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In Case of (Coronary) Emergency

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The fucking flip phone is like Steve giving him the finger one last time. "Yeah, I screwed you over, but I know you'll come crawling back to me as soon as you're in trouble."

Like hell he is. Tony isn't about to give Steve the satisfaction. (He still keeps the phone in his pocket.)

The fallout is every bit as bad as he expected. Dealing with the press is a nightmare, then there are all the practical concerns of who will pay for what, plus Ross won't leave him alone, and Tony focuses on doing as much as he can while making sure he still has plenty of time for Rhodey, and for the other remaining Avengers, if they can be called that. They're still calling themselves that. It feels fake.

He's been through some pretty tough times before, but this feels different. Everything he thought he had has fallen apart around him. Honestly, he isn't taking it very well. (He really, really isn't taking it well; his life is a train wreck and instead of the brakes, he's hitting the gas.)

He's probably drinking too much, and overall he’s not feeling great. It seems to take longer than it should for him to recover from the assorted injuries he picked up during the whole damn mess. So, yeah, he probably brings it on himself. He's always thought it's only a matter of time, anyway, considering his medical history.

It isn't as if he's never had chest pains before—he's well and truly familiar with various flavors of them. That's why he's instantly convinced this is bad. Not "I'll tell myself it's a panic attack and it'll probably go away" bad, but "someone grabbed the arc reactor and I'm about to flatline" bad, except without the arc reactor part. He can't breathe, and his chest is hurting and tight and heavy, like when Steve slammed the shield—

Steve.

Tony slumps into the nearest armchair. He's covered in cold sweat, darkness starting to creep in at the edges of his vision, and even if he's not surprised, he's still fucking terrified.

He fumbles for the phone.

He doesn't expect Steve to pick up, so when that actually happens, Tony almost drops it. His hand is shaking. His other arm, the left, aches fiercely.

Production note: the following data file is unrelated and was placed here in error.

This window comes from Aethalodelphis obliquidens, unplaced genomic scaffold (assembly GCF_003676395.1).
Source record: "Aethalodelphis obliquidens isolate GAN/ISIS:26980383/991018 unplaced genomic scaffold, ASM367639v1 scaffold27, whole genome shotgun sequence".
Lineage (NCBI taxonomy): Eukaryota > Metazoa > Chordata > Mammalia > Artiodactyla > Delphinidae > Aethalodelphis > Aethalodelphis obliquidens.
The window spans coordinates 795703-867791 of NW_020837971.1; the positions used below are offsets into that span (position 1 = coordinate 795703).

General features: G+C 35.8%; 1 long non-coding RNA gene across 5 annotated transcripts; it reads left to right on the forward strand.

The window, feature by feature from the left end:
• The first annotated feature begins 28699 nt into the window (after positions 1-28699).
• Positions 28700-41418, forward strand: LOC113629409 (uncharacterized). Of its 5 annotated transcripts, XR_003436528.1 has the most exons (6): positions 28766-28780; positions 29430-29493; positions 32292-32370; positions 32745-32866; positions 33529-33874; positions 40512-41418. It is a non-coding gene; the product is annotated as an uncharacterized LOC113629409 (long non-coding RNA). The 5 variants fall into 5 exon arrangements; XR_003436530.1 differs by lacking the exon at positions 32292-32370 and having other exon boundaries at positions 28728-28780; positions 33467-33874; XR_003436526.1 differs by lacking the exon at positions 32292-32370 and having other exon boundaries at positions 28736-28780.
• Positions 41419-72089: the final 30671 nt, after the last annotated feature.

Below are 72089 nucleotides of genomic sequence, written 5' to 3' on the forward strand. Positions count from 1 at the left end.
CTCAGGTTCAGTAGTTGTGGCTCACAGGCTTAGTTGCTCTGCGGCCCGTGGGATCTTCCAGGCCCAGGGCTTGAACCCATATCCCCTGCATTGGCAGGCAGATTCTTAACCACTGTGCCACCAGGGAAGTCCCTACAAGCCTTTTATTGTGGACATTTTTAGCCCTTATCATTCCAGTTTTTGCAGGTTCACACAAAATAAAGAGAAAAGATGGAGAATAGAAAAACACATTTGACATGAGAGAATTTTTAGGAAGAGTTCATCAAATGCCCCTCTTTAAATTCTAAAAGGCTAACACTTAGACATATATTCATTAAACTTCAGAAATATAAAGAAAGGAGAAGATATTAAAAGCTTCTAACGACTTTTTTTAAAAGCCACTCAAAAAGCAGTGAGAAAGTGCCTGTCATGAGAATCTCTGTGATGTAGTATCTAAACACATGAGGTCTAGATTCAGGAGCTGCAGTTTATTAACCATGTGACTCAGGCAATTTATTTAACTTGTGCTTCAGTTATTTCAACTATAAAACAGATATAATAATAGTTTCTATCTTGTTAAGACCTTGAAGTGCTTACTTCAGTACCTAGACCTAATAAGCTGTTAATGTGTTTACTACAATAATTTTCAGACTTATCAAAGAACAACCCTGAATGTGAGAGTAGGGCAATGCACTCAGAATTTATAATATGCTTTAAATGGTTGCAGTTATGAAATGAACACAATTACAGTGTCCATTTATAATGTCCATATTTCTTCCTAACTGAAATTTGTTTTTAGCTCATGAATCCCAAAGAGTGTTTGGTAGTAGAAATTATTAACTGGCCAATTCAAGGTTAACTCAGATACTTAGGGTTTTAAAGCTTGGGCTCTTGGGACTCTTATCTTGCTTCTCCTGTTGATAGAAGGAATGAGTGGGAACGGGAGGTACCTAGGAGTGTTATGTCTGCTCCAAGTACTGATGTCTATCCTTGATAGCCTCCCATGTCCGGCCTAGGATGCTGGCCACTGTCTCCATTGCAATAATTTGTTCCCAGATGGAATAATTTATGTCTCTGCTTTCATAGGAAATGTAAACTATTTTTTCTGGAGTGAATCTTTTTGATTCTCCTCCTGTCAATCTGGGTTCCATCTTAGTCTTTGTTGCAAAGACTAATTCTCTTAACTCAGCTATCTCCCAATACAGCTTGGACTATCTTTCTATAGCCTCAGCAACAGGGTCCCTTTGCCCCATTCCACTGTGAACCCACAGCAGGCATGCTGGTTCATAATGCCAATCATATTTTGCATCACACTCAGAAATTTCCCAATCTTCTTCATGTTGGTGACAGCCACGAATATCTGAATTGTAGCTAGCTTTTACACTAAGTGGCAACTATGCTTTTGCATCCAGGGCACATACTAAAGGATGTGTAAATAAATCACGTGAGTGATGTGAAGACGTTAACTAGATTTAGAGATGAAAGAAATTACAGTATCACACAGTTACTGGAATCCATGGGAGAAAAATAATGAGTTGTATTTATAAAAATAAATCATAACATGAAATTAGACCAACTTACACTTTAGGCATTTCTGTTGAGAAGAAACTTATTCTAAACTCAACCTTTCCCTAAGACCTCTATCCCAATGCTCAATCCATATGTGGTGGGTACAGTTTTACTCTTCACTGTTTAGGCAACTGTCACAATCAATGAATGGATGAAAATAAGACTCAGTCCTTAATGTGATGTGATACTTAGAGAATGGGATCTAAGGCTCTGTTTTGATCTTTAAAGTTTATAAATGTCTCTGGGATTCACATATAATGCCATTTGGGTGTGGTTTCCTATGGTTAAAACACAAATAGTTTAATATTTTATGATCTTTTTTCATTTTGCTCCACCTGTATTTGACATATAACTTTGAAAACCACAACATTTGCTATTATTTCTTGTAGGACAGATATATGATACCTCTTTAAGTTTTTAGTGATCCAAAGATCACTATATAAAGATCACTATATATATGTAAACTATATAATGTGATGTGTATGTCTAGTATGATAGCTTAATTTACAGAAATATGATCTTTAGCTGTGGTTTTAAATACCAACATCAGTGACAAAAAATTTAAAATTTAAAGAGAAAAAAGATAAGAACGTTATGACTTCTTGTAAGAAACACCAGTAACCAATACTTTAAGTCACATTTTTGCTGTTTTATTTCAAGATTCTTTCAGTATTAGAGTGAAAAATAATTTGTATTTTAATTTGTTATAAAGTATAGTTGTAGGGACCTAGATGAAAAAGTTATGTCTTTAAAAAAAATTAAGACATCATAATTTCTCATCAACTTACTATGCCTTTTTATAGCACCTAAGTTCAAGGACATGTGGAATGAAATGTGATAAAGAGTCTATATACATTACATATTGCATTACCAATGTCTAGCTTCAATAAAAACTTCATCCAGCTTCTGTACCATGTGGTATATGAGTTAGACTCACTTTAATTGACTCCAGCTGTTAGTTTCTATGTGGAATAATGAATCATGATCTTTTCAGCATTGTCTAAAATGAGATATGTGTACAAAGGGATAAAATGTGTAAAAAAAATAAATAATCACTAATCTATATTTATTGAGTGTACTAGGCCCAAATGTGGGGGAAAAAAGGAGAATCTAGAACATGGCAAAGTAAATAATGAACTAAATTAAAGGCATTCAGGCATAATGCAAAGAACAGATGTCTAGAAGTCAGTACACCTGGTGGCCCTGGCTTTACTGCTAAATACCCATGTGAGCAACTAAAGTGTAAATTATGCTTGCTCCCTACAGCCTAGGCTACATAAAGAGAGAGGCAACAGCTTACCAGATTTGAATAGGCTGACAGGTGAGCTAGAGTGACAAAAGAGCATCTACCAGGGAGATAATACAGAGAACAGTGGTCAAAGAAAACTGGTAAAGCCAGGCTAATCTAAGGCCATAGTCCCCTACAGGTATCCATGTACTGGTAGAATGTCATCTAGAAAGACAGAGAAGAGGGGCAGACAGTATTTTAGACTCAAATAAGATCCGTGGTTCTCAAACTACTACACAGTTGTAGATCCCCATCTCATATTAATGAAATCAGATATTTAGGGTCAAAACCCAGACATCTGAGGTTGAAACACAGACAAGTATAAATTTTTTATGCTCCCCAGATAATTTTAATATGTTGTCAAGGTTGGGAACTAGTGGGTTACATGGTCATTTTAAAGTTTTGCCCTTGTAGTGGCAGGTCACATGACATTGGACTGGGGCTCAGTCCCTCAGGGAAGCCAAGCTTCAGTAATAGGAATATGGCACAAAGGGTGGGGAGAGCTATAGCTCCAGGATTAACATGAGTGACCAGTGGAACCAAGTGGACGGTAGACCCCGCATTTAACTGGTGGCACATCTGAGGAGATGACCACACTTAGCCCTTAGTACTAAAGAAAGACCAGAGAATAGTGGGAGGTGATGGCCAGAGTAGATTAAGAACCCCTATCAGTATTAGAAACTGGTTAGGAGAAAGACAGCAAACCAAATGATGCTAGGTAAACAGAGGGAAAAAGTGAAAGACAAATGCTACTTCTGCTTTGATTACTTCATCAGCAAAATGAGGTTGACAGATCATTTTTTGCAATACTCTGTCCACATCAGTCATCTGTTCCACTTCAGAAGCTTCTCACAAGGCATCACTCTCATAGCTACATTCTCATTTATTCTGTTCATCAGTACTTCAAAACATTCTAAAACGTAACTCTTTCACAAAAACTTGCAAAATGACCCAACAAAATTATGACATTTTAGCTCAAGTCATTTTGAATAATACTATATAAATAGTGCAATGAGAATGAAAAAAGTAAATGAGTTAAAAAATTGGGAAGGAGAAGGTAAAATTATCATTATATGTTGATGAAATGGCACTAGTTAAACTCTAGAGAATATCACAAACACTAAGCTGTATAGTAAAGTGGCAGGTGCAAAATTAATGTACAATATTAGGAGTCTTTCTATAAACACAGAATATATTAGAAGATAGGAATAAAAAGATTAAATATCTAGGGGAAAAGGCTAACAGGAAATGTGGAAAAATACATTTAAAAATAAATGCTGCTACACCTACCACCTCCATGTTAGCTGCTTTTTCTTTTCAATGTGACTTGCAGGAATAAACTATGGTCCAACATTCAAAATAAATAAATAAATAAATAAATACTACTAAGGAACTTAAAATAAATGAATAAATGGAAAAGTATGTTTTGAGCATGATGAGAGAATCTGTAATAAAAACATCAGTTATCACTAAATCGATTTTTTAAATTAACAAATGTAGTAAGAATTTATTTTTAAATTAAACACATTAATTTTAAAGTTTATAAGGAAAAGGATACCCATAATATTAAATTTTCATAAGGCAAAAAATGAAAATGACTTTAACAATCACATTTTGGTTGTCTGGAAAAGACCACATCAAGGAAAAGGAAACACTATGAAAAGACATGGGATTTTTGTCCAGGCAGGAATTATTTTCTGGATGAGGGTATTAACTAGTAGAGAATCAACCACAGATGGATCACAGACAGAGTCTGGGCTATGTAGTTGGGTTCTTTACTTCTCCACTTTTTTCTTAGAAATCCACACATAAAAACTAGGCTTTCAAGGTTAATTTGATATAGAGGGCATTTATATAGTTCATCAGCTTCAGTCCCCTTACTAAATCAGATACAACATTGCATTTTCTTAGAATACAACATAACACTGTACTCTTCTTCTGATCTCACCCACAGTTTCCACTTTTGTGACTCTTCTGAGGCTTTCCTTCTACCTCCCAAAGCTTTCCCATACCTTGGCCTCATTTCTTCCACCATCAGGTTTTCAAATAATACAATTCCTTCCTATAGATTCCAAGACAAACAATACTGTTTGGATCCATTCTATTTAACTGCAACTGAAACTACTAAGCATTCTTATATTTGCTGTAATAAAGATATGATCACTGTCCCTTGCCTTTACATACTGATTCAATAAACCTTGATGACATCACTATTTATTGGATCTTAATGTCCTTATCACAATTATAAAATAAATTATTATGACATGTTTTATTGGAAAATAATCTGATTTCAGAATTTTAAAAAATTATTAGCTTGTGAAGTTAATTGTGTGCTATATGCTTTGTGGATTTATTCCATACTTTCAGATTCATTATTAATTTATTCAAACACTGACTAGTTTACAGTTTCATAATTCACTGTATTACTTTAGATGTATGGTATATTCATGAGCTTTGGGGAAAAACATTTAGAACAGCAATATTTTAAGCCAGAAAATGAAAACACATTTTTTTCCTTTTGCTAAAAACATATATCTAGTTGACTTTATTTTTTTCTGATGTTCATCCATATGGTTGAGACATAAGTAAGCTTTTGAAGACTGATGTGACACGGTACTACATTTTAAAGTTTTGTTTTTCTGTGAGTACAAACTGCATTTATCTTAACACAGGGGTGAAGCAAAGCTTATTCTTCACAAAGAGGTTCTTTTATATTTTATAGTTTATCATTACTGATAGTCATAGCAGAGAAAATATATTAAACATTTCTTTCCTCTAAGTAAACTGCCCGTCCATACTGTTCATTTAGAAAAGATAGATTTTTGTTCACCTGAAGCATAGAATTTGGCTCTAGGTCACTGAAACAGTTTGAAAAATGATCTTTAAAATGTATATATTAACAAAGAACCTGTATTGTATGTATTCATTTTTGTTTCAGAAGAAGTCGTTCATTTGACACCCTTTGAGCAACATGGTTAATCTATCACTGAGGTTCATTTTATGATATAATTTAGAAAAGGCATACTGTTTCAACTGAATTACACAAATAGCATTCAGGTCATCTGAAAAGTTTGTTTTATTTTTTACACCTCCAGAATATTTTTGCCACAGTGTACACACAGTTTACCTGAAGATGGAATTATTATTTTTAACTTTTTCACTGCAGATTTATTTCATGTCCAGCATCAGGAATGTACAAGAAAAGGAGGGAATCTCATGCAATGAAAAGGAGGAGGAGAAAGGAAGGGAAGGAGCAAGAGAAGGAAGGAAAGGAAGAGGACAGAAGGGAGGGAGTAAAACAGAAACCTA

"Tony?" Steve's voice cuts through the ringing in Tony's ears.

"Steve. I'm sorry," Tony says. "Also, fuck you."

There's probably a reply, but he can't make sense of it, not anymore.

The phone slips from Tony's hand and falls to the floor with a clatter.




Contrary to all his expectations, Tony wakes up.

They give him the news, and none of it is particularly surprising. Myocardial infarction complicated by pre-existing trauma, he's extremely lucky to be alive, lifestyle adjustments will be necessary, blah blah. He could've guessed as much. (He's sure the words will sink in properly later and then there will be self-pity and despair.)

It's only when they let Rhodey and Pepper in that Tony realizes the full implications of the situation.

Shit. He's still alive.

He had to go and make that phone call and survive. Normal people make embarrassing phone calls while drunk, but not Tony, oh no. Tony Stark knows how to be dramatic. He only makes embarrassing phone calls while having a heart attack. Well done. The level of facepalm that this calls for would probably lead to fractured cheekbones.

Maybe Steve will have decided to ignore it. It probably sounded like a drunk dial, anyway, and why would Steve even care?

Pepper still seems to care, for all that they're no longer together, either. She has the teary-eyed look she had after Afghanistan, all those years ago, before everything. "How do you feel?" she asks.

"Déjà vu," Tony replies.

Rhodey doesn't look as much sad as seething. He shakes his head. "Tony, what the hell were you thinking?"

"Uh, that I'm about to go into cardiac arrest?" Tony replies, unsure what Rhodey's going at.